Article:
kidnapping bitcoin ransom

Everyone wants to get into crypto. And while most of us get into crypto through legal means, police in Pakistan turned to crime. Three police officers were part of a kidnapping case and demanded 20 million rupees ($142,000). However, police officers thwarted the plan after tracing and arresting the seven-member gang.

According to Pakistani English outlet Dawn, it all began in the office of the Lahore deputy commissioner (DC). In its report today, Dawn cited a police report that it had obtained. The report revealed that one of the culprits was Mazhar Abbas, a phone operator for the DC.

The other police officers were police Constables Mohsin Abbas and Mohammad Arif. The two were the official guards of a high court judge. Also involved in the crime were two crypto dealers who would process the ransom.

However, the person who hatched the whole plan was Faisal Yousof, a student of information technology. Yousof was a student of the victim, Prof Shahid Naseer whom they kidnapped on March 19.

On that day, the suspects allegedly rented a car and brought it to the DC’s office. Here, Abbas removed its registration number plate and replaced it with an official government one. They then kidnapped the professor whom they kept at an abandoned warehouse in the city of Sheikhupura.

They called Asmar Sheikh the next day and demanded 20 million rupees in ransom. Sheikh sent the kidnappers 2.5 million rupees ($17,700) at first. They promised to keep in touch with him for the rest of the payment.

Unknown to the suspects, cryptos aren’t impossible to track. A team of three experts in the Pakistani police force tracked the funds which led them to the suspects. They rescued the victim and arrested all those involved.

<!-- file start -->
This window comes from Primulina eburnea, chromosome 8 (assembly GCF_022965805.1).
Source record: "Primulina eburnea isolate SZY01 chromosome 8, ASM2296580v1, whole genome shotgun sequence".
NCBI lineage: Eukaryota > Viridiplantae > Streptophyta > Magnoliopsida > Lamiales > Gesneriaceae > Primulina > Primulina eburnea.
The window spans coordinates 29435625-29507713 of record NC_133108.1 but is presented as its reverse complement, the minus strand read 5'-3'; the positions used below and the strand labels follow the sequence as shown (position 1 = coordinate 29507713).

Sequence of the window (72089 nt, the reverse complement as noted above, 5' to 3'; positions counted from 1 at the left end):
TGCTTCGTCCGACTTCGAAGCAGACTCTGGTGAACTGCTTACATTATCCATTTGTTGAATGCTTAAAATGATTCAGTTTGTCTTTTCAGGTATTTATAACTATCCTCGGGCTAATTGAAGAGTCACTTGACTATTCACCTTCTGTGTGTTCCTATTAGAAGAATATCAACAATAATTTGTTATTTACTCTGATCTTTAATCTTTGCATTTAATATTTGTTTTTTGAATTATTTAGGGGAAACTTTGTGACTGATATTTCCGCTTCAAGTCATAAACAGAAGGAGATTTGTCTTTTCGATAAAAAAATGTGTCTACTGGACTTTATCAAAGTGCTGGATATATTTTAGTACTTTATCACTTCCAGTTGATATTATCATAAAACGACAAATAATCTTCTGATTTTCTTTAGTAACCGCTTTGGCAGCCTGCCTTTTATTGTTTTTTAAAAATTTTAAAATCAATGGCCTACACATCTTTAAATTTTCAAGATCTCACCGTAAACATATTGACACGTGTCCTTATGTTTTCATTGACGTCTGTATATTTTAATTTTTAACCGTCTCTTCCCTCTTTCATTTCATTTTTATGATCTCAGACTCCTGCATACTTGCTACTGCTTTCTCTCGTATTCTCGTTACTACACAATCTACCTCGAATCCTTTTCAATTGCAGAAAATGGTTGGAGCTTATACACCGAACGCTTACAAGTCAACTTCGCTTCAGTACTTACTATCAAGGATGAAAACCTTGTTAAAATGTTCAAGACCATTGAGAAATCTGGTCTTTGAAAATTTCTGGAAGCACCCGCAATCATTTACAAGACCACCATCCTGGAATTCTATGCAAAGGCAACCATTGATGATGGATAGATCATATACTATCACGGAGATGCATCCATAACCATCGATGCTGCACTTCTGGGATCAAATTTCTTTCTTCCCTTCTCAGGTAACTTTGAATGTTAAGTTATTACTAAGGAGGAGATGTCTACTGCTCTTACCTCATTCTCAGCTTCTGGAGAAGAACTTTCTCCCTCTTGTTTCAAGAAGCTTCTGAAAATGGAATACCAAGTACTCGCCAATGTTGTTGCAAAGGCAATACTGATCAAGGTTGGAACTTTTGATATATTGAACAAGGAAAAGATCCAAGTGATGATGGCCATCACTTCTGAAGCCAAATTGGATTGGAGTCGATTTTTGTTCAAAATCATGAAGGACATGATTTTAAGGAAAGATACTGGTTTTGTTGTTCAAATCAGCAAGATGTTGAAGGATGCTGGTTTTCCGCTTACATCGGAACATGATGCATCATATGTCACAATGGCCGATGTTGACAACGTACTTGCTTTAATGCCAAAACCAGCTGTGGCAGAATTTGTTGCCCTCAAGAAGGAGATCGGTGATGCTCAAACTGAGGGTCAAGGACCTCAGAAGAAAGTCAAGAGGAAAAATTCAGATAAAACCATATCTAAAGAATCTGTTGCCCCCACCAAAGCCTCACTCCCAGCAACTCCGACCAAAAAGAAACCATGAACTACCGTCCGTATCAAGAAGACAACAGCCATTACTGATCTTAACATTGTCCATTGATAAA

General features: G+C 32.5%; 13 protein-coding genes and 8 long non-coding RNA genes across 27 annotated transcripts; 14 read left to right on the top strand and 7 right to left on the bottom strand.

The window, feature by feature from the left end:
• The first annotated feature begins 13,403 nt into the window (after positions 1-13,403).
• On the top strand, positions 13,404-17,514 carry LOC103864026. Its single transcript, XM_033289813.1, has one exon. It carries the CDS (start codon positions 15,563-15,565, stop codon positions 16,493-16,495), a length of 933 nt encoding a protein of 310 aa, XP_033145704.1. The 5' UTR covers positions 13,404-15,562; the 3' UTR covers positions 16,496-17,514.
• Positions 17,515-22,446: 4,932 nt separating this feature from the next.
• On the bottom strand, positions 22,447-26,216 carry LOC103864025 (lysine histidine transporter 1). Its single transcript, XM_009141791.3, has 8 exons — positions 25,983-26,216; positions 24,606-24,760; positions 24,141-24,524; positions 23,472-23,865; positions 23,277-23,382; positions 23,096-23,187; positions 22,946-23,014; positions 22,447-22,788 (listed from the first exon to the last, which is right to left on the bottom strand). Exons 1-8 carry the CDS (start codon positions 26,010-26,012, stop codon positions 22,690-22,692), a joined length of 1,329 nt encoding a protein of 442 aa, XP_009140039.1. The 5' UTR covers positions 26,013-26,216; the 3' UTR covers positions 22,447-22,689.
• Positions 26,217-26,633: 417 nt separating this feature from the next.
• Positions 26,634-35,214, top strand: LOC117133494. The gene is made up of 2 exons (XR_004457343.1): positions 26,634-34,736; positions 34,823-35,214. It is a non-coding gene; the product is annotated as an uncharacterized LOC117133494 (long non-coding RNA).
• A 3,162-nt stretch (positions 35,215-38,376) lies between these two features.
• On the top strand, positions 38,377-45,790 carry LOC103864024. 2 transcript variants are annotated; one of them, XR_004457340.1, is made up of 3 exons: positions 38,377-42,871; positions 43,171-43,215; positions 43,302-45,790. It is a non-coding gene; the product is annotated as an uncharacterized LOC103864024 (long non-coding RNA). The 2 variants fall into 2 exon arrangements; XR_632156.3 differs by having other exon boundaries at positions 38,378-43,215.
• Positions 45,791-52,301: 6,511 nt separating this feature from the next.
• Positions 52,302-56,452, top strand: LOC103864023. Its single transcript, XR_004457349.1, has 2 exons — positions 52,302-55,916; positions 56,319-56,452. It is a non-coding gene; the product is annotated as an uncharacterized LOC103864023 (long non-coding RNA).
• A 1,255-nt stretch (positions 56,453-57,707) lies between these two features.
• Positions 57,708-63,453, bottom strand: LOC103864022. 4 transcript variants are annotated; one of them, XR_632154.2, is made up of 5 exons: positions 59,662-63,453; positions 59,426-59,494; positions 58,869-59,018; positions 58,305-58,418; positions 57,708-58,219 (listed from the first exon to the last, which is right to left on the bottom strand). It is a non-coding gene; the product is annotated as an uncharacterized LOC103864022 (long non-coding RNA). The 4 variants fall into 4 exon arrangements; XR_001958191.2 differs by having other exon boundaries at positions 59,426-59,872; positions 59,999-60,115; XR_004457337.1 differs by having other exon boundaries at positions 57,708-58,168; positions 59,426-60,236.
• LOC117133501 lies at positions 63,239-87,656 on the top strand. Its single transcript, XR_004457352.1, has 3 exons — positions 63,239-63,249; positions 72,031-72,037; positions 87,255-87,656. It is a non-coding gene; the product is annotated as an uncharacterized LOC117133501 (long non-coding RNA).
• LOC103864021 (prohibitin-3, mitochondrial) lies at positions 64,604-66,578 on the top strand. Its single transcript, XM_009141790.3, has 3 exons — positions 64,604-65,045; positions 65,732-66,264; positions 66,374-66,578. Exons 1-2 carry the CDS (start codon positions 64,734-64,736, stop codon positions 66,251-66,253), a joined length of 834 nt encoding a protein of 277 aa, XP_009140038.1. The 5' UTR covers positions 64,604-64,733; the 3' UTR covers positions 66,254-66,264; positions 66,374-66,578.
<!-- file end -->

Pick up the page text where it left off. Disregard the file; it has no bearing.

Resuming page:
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The Pakistani police force fears that this could set a bad precedent in the country. According to police officials who spoke to the outlet, the case could spark crypto crimes. It could point criminals towards using cryptos to demand ransom in kidnapping cases. It could also spark other crimes, including financing of terrorism using cryptos.

This isn’t the first time that the police have been on the spotlight regarding crypto crimes. In India, eight police officers were arrested for kidnapping a crypto trader and forcing him to transfer 200 bitcoins to them.

The police officers had called in the businessman to their offices. They then kidnapped him and took him to a farmhouse where they forced him to comply with their demands. After allegedly transferring the bitcoins, he had to promise them an additional 320 million rupees ($4.6 million) to secure his freedom.

And it’s not just the police officers who have been accused of involvement in crypto crimes and scams. Yet again in India, the country’s Congress accused the ruling BJP party heads of laundering up to $12.8 billion through cryptos.


According to local reports, money laundering wasn’t the only crime the leaders were involved in. The Congress spokesperson told reporters at the time:

There were reports of the state police blackmailing some businessmen in Surat for extortion and named a former BJP legislator as one of the kingpins

While some of the victims had filed complaints with the police, the suspects used their political power to suppress investigations.

Image(s): Shutterstock.com


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